The Queen’s Speech includes a raft of Bills relevant to the business community. Four are worthy of particular attention:
- The Financial Services and Markets Bill aims to enhance the UK’s standing as a global leader in financial services post-Brexit. It also supports the safe adoption of cryptocurrencies whilst the Economic Crime and Corporate Transparency Bill creates powers to quickly seize and recover crypto assets.
- The UK Infrastructure Bank Bill establishes in law the UK Infrastructure Bank, allowing it to utilise its £22 billion capacity to support regional and local economic growth and deliver net zero.
- The Procurement Bill, introduced into the House of Lords for its first reading yesterday, is intended to simplify public procurement – worth over £300bn per annum – making it easier for SMEs to bid for public sector contracts. It intends to reduce the number of direct awards by government, opening the market up to greater competition, and to consider wider social value impacts.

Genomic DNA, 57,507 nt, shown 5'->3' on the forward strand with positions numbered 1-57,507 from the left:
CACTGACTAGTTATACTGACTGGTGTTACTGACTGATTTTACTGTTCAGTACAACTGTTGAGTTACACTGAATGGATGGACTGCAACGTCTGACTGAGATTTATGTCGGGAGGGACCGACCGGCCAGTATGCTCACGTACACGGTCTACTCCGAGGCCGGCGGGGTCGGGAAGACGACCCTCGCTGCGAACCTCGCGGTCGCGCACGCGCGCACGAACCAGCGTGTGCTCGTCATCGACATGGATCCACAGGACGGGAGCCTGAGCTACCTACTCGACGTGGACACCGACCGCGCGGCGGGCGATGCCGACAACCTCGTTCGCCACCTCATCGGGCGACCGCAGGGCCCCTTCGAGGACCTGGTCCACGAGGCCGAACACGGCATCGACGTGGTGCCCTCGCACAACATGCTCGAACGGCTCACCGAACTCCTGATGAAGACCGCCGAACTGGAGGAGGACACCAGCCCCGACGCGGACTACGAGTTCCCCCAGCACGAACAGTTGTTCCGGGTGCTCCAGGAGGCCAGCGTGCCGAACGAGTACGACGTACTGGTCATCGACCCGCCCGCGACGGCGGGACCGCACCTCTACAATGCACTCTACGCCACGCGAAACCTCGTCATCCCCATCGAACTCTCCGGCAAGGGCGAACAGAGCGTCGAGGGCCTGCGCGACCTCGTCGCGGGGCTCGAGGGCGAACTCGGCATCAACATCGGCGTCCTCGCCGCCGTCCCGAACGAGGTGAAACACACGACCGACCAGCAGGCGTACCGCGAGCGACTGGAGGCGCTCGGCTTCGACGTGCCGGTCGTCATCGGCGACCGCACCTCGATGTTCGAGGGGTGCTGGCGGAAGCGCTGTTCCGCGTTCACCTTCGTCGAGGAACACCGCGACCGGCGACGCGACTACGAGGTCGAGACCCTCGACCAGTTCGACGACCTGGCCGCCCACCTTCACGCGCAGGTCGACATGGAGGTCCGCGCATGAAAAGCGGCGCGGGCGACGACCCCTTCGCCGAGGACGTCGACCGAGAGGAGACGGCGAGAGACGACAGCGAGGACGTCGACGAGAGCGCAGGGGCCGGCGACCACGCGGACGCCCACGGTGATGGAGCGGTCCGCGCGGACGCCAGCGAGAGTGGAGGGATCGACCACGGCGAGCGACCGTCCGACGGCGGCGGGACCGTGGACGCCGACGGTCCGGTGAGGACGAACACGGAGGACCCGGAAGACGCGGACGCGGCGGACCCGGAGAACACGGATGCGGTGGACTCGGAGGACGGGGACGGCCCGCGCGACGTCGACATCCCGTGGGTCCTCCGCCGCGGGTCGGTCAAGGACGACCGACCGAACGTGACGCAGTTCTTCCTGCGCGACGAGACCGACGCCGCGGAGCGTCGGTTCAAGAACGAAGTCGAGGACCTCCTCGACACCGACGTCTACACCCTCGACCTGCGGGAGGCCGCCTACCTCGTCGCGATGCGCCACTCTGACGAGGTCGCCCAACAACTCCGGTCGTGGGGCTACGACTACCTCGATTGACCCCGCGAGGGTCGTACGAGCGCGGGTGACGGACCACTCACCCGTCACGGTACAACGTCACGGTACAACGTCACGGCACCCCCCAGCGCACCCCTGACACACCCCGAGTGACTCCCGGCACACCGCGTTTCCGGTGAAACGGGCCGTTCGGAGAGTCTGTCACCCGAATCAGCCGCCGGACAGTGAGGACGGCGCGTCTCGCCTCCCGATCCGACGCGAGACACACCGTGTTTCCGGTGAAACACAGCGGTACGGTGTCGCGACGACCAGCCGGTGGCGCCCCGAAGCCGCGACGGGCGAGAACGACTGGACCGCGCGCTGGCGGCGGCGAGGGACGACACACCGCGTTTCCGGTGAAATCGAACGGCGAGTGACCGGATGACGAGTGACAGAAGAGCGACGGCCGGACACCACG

- The Energy Bill will deliver commitments to build a more secure, cleaner and affordable homegrown energy system. This includes allowing the building of up to eight new nuclear power stations, increasing wind power and solar energy, and investment to develop Carbon Capture, Utilisation and Storage.
The Government concluded that rather than adopting a laissez-faire approach to legislation, it needed to become more activist in fulfilling its 2019 manifesto commitments.
Pete Bowyer, DRD Partner
DCMS stretched to capacity?
DCMS, one of the smallest departments of state, typically gets to look after just one or two Bills each session. However, this year Nadine Dorries’ department will be overseeing the passage of no less than six Bills, including the Data Reform Bill, the Media Bill (which allows the controversial privatisation of Channel 4), the Online Safety Bill (carried over from the previous session) and the draft Digital Markets, Competition and Consumer Bill (jointly with BEIS – which will give enforcement powers to the CMA’s Digital Markets Unit to act against Big Tech). All this as well as a commitment to establish an independent football regulator, as recommended by the Crouch Review. It’s little wonder that the publication of much anticipated Gambling Review White Paper keeps slipping.